CASTER, is tough for some people to picture. Simply put, it is where the tires center of drag is in relation to the upper and lower steering point linkage. In other words, a car with “positive” CASTER would have its upper steering linkage (the upper ball joint) behind the lower linkage (lower ball joint). CASTER is measured in degrees and is generally not visible to the naked eye.
Most cars are now set up with “positive” CASTER, this helps to return the wheels to the direction the car is traveling (self centering). This “self centering” action results in a vehicle that feels more stable and tends to wander less.
Just like a car with to much toe out, a car will pull to the side if it has the least amount of CASTER. Too much CASTER causes a slower steering response. CASTER is often toyed with a bit to help or hinder steering response in a car with or without power steering.
Front wheel drive cars generally do not have any CASTER adjustment, because the wheel offset and toe setting are much more critical in a car with inherent torque steer tendencies like most front wheel drive cars have due to their design.
Positive CASTER also improves straight line tracking because the CASTER line (the line drawn through the steering pivot when viewed from the side) intersects the ground ahead of the contact patch of the tire. Just like a shopping cart caster, the wheel is forced behind the pivot allowing the vehicle to track in a straight line.
Two Wheel Alignment:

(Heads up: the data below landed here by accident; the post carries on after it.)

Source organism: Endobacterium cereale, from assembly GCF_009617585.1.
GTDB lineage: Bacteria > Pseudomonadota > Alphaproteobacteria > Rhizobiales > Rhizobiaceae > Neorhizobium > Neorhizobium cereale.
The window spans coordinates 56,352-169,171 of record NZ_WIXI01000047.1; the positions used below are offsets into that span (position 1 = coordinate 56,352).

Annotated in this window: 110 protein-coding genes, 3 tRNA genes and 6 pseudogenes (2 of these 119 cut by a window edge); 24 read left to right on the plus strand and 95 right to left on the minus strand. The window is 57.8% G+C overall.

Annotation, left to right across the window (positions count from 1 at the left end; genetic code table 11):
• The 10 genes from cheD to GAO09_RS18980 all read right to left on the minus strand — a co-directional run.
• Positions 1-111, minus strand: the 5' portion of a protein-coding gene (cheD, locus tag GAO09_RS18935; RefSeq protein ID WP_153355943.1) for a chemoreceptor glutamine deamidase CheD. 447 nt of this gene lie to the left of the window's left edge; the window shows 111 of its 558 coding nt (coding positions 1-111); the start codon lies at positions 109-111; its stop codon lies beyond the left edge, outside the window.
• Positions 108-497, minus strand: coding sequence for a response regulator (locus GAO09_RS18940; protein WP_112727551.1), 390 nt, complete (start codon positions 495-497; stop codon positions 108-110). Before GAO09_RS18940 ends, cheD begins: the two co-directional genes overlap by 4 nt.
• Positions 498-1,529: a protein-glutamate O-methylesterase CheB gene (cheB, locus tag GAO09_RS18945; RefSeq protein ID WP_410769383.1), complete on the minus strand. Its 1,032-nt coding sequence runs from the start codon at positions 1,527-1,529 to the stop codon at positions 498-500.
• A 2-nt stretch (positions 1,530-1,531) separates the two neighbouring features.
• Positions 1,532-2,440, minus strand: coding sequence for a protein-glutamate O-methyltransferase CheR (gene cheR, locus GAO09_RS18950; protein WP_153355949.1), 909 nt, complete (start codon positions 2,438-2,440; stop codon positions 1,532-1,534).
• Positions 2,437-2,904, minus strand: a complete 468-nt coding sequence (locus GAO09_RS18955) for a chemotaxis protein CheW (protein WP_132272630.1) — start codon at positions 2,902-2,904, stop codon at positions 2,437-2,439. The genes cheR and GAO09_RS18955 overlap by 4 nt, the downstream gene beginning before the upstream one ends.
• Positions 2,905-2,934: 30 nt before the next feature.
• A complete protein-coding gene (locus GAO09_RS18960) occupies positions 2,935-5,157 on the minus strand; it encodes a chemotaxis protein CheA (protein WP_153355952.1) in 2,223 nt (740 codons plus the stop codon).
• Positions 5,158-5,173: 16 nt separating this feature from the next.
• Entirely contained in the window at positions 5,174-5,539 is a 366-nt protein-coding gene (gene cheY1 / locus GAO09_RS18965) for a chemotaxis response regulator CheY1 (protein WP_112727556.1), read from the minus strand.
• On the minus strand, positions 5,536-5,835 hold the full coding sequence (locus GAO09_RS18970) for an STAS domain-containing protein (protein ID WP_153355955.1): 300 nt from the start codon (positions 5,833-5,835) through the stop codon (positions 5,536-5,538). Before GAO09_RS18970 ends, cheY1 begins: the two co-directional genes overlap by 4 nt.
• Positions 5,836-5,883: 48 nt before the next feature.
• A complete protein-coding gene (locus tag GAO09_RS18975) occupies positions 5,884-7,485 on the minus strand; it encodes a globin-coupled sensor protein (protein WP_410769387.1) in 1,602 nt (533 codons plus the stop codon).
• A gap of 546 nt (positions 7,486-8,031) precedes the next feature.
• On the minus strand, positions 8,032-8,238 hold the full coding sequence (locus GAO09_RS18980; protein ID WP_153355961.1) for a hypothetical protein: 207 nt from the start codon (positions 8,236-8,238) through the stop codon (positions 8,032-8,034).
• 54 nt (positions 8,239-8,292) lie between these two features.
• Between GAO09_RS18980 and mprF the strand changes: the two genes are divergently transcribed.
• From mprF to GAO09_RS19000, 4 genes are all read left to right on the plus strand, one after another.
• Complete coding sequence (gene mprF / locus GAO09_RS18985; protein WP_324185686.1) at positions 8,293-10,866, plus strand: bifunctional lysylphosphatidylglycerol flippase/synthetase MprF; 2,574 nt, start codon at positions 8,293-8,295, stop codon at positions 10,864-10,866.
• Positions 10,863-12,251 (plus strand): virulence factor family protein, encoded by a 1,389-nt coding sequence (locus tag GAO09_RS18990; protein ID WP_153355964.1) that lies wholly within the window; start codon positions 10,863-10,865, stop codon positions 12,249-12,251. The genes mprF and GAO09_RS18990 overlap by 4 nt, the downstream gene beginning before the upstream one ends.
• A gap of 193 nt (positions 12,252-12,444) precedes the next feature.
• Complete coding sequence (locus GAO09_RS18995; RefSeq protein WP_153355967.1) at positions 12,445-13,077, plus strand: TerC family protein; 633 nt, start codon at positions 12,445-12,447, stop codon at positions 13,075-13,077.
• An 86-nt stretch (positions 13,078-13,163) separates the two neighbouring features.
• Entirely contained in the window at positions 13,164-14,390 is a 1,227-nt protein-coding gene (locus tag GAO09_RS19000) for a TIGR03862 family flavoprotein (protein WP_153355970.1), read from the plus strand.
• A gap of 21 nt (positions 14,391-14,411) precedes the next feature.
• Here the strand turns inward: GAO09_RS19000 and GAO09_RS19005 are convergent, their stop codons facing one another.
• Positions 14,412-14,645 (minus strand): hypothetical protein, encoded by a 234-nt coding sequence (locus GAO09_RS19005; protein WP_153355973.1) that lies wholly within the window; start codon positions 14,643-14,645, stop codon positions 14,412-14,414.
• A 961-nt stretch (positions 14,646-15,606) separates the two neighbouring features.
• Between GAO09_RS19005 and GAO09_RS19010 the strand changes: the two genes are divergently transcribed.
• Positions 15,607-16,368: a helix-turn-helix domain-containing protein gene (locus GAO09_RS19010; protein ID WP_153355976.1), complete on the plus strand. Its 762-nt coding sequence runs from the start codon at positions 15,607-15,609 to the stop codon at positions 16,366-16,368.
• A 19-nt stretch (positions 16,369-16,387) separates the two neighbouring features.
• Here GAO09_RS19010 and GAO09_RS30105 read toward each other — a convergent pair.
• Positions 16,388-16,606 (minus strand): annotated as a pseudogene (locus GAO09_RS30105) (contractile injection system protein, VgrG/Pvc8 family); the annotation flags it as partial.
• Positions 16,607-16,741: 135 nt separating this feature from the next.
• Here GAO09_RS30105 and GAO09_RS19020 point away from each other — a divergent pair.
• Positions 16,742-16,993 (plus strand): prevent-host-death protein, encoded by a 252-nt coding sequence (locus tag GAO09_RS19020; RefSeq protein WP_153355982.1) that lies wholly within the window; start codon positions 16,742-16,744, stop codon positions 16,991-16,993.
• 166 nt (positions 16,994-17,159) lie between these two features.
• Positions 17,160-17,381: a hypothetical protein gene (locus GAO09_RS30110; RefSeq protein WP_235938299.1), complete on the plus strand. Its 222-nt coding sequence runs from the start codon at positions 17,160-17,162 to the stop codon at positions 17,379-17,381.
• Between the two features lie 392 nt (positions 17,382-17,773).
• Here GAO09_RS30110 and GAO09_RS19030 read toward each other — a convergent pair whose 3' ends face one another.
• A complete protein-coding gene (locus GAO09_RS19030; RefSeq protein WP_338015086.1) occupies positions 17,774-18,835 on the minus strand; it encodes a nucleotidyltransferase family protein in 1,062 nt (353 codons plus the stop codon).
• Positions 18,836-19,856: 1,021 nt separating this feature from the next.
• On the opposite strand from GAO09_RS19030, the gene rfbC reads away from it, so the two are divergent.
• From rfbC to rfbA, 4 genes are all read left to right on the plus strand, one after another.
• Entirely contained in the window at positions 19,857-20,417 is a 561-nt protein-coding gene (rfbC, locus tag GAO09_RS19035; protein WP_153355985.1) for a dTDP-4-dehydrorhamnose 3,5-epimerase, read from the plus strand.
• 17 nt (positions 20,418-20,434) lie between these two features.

The term Two Wheel Alignment is a process where both front wheels are aligned to provide the best Toe in, Caster and Camber settings to provide the best all around handling and tire wear under normal driving conditions.
Four Wheel Alignment:
The term Four Wheel Alignment is a process where both front and rear wheels are aligned. In a typical Four Wheel Alignment, the rear wheels are checked for toe and tracking.
In a typical situation the Rear wheel “Toe” is adjusted by adding or removing small shims between the rear wheel hub and the rear axle. On our T-Bird’s and Cougars it is done buy using offset bushings.
Tracking is checked with a series of electronic gauges and the rear axle is check to make sure that it “tracks” properly behind the front wheels.
On a Four Wheel Alignment, the adjustments are first made to true up the rear alignment, then the front is adjusted. Therefore a full Four Wheel Alignment will cost more because there is a lot more work involved.
NOTE: Getting an alignment done on a car with worn or defective steering or suspension components is a waste of time and money. It will NOT correct the instability and poor drivability inherent to worn steering and/or suspension components.
ANY alignment shop that tells you that they will do there best to align your car with the bad or worn parts still on the car should be avoided AT ALL COST!!!!